Feature: No-deal Brexit may disrupt insulin supply with disastrous consequences
“The major concern is uncertainty of supply… But there is no insulin produced in the UK commercially. The insulin both my children use comes from Denmark, so we do rely on stuff getting here on time,” Shedden told Xinhua, while monitoring the insulin and blood sugar levels of his kids on a mobile phone.
“I know the company has made plans to stockpile and make sure that it has a large buffer stock — but insulin is not timeless (has an expiration date). It needs special storage conditions and it needs an awful lot of management. It can’t be stuck in any old warehouse, it has to be in the right environment,” he said.
“So, any delay to that, or any spoilage, could mean that we’re getting short, and without insulin they will die,” he said.
BREXIT IMPACT ON DIABETICS A CONCERN
UK-based diabetes charities, doctors and diabetics have raised concern that Brexit may largely impact the country’s insulin supply — with catastrophic consequences.
With barely a month until the UK is set to leave the European Union (EU), and no clear trade deal in sight, experts have warned that even a small delay in the supply chain of insulin could have a disastrous effect on diabetic patients reliant on the medicine.
“There are very few medicines that are literally where your life depends on it. That’s the situation with insulin,” Dr. Laurence Gerlis of Same Day Doctor, a UK-based medical service, told Xinhua in an exclusive interview.
“For someone who is an insulin dependent diabetic, one day without insulin means that their blood sugars will rise: they’ll go into ketoacidosis and die,” he said.
Gerlis, who was the former medical director of pharmaceutical company Novo (now Novo Nordisk), has been involved with insulin for most of his working career.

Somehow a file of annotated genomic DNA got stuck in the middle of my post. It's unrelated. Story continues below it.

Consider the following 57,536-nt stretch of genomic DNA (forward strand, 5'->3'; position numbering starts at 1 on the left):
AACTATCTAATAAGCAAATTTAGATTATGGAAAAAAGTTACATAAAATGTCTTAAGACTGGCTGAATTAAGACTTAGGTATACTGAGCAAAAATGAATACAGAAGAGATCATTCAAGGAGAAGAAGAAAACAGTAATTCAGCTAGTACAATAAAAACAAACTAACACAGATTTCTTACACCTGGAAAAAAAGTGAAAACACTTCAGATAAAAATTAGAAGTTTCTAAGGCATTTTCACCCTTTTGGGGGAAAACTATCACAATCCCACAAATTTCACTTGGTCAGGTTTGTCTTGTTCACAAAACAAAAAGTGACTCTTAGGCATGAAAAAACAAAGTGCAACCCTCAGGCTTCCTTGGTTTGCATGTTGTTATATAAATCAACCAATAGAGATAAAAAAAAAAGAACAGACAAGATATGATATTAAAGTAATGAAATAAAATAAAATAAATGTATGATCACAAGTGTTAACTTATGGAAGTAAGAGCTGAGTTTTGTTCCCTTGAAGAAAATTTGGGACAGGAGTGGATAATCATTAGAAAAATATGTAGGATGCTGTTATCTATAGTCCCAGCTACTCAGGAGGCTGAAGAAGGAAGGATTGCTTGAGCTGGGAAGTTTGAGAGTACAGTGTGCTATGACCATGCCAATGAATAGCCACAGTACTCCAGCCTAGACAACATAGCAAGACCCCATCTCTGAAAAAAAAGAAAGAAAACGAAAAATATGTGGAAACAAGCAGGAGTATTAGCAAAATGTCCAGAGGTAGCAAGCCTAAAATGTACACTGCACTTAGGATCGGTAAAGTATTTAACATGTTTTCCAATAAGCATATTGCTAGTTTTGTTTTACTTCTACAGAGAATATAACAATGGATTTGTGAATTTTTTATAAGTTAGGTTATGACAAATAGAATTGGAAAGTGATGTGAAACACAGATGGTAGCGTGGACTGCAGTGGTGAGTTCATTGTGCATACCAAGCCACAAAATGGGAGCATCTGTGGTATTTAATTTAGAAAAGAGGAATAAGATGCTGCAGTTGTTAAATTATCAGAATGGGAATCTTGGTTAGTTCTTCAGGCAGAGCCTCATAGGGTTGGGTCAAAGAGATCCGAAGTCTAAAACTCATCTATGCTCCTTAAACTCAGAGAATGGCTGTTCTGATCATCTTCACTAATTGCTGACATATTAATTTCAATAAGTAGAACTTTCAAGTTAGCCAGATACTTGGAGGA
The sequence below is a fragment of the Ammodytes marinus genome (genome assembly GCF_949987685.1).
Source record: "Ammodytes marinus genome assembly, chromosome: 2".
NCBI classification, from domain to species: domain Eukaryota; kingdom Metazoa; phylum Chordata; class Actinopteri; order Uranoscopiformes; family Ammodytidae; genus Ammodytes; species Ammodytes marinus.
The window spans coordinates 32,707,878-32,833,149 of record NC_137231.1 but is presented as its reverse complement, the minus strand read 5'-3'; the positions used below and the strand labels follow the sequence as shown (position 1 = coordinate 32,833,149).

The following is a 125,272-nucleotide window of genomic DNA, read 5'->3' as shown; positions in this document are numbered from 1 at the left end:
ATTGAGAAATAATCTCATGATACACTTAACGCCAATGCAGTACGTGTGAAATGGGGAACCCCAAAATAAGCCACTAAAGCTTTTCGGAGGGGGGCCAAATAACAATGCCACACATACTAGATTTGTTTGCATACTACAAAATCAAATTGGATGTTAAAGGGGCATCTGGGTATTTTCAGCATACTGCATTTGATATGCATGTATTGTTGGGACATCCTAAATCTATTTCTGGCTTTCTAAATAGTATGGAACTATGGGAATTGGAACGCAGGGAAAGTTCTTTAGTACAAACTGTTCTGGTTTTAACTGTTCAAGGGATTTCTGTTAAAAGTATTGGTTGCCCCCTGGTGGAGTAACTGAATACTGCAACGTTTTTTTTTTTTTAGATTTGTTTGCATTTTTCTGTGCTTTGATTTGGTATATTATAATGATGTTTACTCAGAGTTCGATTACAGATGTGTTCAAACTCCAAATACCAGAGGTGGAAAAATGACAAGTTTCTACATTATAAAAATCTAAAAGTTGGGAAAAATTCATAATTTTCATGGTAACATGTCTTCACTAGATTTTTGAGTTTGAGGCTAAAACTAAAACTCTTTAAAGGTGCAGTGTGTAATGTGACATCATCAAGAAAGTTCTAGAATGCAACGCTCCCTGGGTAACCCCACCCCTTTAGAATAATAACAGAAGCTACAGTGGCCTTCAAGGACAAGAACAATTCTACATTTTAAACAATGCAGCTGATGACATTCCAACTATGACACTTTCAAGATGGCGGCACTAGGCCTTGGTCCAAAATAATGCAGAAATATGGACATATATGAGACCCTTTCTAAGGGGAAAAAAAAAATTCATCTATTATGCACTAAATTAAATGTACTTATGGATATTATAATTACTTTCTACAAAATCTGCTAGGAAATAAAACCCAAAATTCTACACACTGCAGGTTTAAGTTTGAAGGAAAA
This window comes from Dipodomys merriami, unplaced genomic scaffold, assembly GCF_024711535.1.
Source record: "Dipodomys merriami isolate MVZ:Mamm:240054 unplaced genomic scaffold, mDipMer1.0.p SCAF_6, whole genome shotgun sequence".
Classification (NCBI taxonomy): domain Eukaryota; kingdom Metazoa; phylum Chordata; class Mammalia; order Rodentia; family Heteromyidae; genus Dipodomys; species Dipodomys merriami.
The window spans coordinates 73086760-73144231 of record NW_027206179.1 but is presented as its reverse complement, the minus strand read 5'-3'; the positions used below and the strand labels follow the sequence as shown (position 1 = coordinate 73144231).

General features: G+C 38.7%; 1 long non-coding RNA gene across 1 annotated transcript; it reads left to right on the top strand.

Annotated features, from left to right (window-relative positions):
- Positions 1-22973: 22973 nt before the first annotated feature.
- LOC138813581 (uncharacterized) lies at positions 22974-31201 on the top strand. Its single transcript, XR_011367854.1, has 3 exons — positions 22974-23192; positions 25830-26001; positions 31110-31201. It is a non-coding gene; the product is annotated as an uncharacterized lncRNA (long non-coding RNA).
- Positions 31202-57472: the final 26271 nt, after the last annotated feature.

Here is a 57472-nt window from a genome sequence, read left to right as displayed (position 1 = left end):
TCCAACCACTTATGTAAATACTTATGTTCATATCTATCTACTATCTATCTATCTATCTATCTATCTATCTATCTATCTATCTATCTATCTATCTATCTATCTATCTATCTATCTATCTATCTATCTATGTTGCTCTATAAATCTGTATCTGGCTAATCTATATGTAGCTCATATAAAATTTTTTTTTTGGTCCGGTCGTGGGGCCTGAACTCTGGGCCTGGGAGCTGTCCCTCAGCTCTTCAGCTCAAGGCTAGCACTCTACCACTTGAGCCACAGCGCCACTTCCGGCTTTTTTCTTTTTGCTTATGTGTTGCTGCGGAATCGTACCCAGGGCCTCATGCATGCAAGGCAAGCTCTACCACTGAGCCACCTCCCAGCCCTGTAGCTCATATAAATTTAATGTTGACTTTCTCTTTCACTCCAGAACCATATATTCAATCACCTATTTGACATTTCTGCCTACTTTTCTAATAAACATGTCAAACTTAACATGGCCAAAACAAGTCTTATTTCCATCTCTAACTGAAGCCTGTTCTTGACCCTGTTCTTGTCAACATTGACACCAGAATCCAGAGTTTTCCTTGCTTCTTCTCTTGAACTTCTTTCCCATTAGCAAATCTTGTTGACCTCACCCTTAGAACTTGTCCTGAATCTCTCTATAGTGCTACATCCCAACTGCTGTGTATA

The UK does not manufacture its own insulin, and relies wholly on imports, predominantly from the EU. Experts fear that if trade talks and border control agreements are disrupted due to Brexit, it could have a major effect on how insulin enters the country.
“There are somewhere between half a million and a million people in the UK who require insulin — that’s a lot of insulin. Wholesalers can’t hold large stocks, because the product has a limited shelf life,” Gerlis explained.
“Stocks will run out if we don’t get supply regularly. It’s a bit like the ‘just-in-time’ car manufacturing situation — if we don’t get a continuous supply of insulin, within about a month patients will start to suffer, and I can foresee a situation where people are phoning up hospitals and saying ‘I’ve run out of insulin, can you lend me some?'”
“We’ll be scrabbling around and managing for another month or two, and then things will become critical. It will happen quite quickly if there were a no-deal Brexit on March 29, then certainly by the month of May we could be in serious trouble.”
CALL FOR GUARANTEED INSULIN SUPPLY
According to the Insulin Dependent Diabetes Trust, there are around 421,000 people in the UK with type 1 diabetes and around 150,000 people with type 2 diabetes who require insulin to control their condition.
Earlier this month, the House of Lords discussed the subject with Baroness Mandoor admitting she could not “give copper-bottomed guarantees” that those with diabetes would still have access to insulin after March 29, when the UK is set to leave the EU.
“I don’t think people understand the special case that insulin is. I think unless the government and Her Majesty’s Revenue and Customs make a special case of insulin, in other words, allow it free passage, quite separate from all other medications and fruit and vegetables and German cars — make it a special case — I think we’re going to see serious problems, the wholesalers will run out,” Gerlis told Xinhua.
This exhaustion of stock is a major concern for both pharmaceutical companies and patients. If poorly handled, experts believe that it could create a panic situation where people try to build up buffer stocks, and in turn deplete the national insulin stock.
“Of course, there is going to be panic buying as well. We’ve had directives from the Department of Health, saying: ‘Don’t over-prescribe’,” Gerlis said.
“Clearly, the government sees that as a potential disaster. If everyone over-prescribes, we’re going to run out more quickly, because everybody is panic buying. If there is a no-deal Brexit, then that is exactly what will happen.”
The UK government has advised the National Health Service, suppliers and pharmaceutical companies to order six additional weeks’ worth of medicines in the event that supplies are disrupted by a no-deal Brexit.
However, the diabetes community still remains concerned that the supply of insulin has not been adequately guaranteed.